Saturday, January 23, 2016

Read and Write for iPad

Last year I outlined the helpful features obtained by signing up for Read and Write for Google, a toolbar accessible in Chrome that brings to webpages and documents (particularly Google Docs) text to speech (always free) and text prediction, dictionary, and other features (via premium account or teacher subscription after 30 days).

With Read and Write for iPad, these features become accessible...on iPad. After going through the steps to activate your account and then teacher account (see the link in the first sentence of this post), install the app Read and Write, which is essentially a keyboard. The app will bring you through the steps of activating the keyboard in your Settings app, and it will then be available for you to toggle and bring it up (installed keyboards are displayed if you tap the globe icon in your keyboard on iPad, or tap and hold to choose from all your available keyboards--I also like Keedogo).

As with Read and Write for Google, the keyboard will be usable for all its features for 30 days; after that you will need to have signed up for a teacher account or purchased the features for students. Text to speech remains free "forever."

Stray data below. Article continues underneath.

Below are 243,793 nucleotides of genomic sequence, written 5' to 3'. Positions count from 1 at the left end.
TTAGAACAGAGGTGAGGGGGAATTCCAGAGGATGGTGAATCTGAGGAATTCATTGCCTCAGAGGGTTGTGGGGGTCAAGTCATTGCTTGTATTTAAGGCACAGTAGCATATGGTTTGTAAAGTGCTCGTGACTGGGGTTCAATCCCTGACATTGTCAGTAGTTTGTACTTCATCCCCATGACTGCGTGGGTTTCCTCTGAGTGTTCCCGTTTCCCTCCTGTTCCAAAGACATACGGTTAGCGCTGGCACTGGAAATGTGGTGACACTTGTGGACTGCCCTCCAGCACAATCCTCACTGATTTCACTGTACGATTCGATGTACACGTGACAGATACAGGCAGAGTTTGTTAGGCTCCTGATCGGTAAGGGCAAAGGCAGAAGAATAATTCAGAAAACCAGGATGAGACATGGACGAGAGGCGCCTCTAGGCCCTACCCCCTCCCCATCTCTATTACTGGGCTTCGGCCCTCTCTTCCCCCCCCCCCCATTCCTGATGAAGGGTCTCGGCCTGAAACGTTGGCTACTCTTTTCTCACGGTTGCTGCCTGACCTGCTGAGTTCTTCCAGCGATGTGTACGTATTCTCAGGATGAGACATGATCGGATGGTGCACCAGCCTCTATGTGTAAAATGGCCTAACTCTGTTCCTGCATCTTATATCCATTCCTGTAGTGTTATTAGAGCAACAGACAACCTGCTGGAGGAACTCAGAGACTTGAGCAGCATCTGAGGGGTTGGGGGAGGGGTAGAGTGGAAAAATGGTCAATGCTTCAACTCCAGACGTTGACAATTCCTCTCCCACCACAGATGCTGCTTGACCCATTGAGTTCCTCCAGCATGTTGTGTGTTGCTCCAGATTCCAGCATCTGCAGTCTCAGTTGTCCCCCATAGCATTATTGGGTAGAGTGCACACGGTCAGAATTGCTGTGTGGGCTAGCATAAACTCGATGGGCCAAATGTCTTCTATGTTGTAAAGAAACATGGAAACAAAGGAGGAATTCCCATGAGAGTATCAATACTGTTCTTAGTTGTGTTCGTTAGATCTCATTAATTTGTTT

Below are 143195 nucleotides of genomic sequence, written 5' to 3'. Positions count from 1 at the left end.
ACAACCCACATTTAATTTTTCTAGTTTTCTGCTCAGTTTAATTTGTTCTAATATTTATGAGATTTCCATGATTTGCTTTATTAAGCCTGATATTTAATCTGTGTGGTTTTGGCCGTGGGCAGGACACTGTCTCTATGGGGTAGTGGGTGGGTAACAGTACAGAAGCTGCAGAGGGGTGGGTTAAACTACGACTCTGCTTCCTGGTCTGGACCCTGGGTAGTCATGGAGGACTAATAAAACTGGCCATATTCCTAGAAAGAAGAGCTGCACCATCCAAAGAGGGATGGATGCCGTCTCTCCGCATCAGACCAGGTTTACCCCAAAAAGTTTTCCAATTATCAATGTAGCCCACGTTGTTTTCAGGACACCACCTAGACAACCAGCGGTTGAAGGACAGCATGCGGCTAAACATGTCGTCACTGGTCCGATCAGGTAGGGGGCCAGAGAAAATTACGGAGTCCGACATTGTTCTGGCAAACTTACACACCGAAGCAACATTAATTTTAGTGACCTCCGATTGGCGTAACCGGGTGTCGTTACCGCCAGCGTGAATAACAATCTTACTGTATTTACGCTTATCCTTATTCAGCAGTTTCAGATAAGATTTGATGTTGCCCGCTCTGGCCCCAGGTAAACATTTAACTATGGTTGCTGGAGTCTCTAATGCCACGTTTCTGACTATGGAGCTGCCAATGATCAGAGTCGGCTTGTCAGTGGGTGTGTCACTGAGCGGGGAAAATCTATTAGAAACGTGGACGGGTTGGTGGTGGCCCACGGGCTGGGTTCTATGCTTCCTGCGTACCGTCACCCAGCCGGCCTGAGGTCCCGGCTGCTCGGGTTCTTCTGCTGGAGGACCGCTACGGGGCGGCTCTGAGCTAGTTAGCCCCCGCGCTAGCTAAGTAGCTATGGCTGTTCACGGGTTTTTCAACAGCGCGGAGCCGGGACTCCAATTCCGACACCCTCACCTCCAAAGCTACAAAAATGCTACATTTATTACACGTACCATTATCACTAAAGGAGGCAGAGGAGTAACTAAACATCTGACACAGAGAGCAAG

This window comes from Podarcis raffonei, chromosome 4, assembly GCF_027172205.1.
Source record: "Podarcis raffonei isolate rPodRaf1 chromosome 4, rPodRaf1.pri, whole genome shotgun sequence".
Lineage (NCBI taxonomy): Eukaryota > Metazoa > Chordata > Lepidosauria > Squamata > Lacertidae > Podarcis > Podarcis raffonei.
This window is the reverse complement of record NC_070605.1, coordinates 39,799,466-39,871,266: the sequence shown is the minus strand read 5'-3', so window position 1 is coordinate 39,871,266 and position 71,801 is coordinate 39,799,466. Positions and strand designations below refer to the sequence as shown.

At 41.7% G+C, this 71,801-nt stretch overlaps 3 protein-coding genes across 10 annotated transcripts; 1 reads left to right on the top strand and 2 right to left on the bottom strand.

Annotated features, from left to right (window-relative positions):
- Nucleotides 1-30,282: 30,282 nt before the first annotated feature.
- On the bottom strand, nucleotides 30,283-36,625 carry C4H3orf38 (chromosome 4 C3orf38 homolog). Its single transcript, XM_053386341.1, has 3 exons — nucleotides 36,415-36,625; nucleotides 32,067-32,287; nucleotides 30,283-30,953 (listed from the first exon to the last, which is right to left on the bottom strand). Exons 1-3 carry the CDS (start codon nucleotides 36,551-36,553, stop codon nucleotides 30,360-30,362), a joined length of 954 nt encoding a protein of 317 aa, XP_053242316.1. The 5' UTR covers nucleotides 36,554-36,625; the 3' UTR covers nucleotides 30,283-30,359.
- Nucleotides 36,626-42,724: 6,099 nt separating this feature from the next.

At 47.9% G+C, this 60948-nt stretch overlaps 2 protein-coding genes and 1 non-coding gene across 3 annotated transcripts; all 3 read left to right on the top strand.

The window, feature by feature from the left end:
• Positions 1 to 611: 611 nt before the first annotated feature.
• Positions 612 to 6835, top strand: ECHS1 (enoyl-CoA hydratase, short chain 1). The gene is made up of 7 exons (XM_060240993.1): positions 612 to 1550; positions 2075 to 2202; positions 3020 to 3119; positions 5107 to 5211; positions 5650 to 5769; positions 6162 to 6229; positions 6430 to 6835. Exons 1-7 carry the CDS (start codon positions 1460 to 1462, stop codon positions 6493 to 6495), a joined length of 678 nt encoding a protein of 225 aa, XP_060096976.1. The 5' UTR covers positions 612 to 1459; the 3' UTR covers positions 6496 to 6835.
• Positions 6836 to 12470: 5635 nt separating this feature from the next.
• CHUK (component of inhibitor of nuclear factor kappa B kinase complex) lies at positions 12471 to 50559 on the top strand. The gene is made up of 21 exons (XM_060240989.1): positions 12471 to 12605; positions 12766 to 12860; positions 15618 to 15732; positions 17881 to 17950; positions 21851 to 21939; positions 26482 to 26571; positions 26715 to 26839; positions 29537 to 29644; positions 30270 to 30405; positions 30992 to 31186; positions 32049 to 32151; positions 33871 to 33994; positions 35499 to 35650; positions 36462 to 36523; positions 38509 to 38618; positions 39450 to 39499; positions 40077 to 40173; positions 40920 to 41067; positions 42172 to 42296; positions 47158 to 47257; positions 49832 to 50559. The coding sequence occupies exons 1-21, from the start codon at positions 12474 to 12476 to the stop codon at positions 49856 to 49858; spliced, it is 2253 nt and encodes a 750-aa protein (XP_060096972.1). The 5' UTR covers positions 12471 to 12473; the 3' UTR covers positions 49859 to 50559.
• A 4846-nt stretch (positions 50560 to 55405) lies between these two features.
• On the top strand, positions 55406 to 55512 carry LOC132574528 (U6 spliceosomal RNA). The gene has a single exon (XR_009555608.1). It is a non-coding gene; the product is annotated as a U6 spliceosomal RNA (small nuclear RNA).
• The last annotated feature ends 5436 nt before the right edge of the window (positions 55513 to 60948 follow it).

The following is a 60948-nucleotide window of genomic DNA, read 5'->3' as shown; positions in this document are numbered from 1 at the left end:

Although iOS has text to speech built in through the "Speak Screen" accessibility feature, having the keyboard available will make the option of having text read aloud more visual and "at your fingertips."

Read and Write was naturally designed for reading and language disabilities (and the developer touts benefits for English Language Learners as well), but text to speech is valuable for all students. The path to getting assistive technology accommodations in the hands of students that need it is not always clear, so it is helpful for as many educators as possible to know about available (and free) tools such as this!

You can use the toolbar when doing web research, to automatically make any webpage a listening comprehension activity, or just to give students an engaging break from the dulcet tones of our yammering voices. Text to speech is also a huge help (even for me) when proofreading; students tend not to catch their mistakes when reading their own writing, and also often hate to proofread! To learn more about emerging research on the benefits of text to speech technologies, see this helpful article.

Texthelp's guide to using the keyboard is available at this link.

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